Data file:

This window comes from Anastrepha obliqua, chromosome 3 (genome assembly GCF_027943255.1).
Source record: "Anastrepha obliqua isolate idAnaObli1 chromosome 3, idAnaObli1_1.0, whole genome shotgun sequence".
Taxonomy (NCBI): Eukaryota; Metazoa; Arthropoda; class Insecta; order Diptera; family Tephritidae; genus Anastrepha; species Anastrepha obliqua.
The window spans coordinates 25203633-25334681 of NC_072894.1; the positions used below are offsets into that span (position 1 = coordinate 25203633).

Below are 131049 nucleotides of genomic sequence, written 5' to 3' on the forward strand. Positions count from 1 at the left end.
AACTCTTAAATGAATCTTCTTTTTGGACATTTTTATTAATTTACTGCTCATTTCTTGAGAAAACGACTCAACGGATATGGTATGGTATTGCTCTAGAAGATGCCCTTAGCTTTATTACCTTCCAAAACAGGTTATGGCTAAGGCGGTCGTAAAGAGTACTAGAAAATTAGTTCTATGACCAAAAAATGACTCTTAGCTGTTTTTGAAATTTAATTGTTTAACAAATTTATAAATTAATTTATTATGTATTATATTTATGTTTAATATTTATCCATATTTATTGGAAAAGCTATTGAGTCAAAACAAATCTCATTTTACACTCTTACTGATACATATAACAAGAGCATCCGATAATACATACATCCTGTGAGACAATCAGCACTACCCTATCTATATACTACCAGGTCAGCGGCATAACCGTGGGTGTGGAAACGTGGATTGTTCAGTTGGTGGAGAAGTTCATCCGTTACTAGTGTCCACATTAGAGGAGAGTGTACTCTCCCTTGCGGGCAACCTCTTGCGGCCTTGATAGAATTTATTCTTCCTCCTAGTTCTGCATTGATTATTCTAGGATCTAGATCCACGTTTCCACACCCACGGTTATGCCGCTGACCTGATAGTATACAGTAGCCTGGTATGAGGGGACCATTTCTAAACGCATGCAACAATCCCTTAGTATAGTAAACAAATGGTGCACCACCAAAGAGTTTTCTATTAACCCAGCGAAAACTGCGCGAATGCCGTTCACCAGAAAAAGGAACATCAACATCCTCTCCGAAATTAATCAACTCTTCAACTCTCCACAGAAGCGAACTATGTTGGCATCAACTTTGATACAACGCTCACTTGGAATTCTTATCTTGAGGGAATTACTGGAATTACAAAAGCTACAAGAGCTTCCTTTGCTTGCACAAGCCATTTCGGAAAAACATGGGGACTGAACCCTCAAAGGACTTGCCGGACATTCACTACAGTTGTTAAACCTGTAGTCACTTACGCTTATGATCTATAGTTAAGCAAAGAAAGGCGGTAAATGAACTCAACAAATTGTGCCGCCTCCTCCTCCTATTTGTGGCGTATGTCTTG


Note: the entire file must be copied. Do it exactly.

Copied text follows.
This window comes from Anastrepha obliqua, chromosome 3 (genome assembly GCF_027943255.1).
Source record: "Anastrepha obliqua isolate idAnaObli1 chromosome 3, idAnaObli1_1.0, whole genome shotgun sequence".
Taxonomy (NCBI): Eukaryota; Metazoa; Arthropoda; class Insecta; order Diptera; family Tephritidae; genus Anastrepha; species Anastrepha obliqua.
The window spans coordinates 25203633-25334681 of NC_072894.1; the positions used below are offsets into that span (position 1 = coordinate 25203633).

Below are 131049 nucleotides of genomic sequence, written 5' to 3' on the forward strand. Positions count from 1 at the left end.
AACTCTTAAATGAATCTTCTTTTTGGACATTTTTATTAATTTACTGCTCATTTCTTGAGAAAACGACTCAACGGATATGGTATGGTATTGCTCTAGAAGATGCCCTTAGCTTTATTACCTTCCAAAACAGGTTATGGCTAAGGCGGTCGTAAAGAGTACTAGAAAATTAGTTCTATGACCAAAAAATGACTCTTAGCTGTTTTTGAAATTTAATTGTTTAACAAATTTATAAATTAATTTATTATGTATTATATTTATGTTTAATATTTATCCATATTTATTGGAAAAGCTATTGAGTCAAAACAAATCTCATTTTACACTCTTACTGATACATATAACAAGAGCATCCGATAATACATACATCCTGTGAGACAATCAGCACTACCCTATCTATATACTACCAGGTCAGCGGCATAACCGTGGGTGTGGAAACGTGGATTGTTCAGTTGGTGGAGAAGTTCATCCGTTACTAGTGTCCACATTAGAGGAGAGTGTACTCTCCCTTGCGGGCAACCTCTTGCGGCCTTGATAGAATTTATTCTTCCTCCTAGTTCTGCATTGATTATTCTAGGATCTAGATCCACGTTTCCACACCCACGGTTATGCCGCTGACCTGATAGTATACAGTAGCCTGGTATGAGGGGACCATTTCTAAACGCATGCAACAATCCCTTAGTATAGTAAACAAATGGTGCACCACCAAAGAGTTTTCTATTAACCCAGCGAAAACTGCGCGAATGCCGTTCACCAGAAAAAGGAACATCAACATCCTCTCCGAAATTAATCAACTCTTCAACTCTCCACAGAAGCGAACTATGTTGGCATCAACTTTGATACAACGCTCACTTGGAATTCTTATCTTGAGGGAATTACTGGAATTACAAAAGCTACAAGAGCTTCCTTTGCTTGCACAAGCCATTTCGGAAAAACATGGGGACTGAACCCTCAAAGGACTTGCCGGACATTCACTACAGTTGTTAAACCTGTAGTCACTTACGCTTATGATCTATAGTTAAGCAAAGAAAGGCGGTAAATGAACTCAACAAATTGTGCCGCCTCCTCCTCCTATTTGTGGCGTATGTCTTG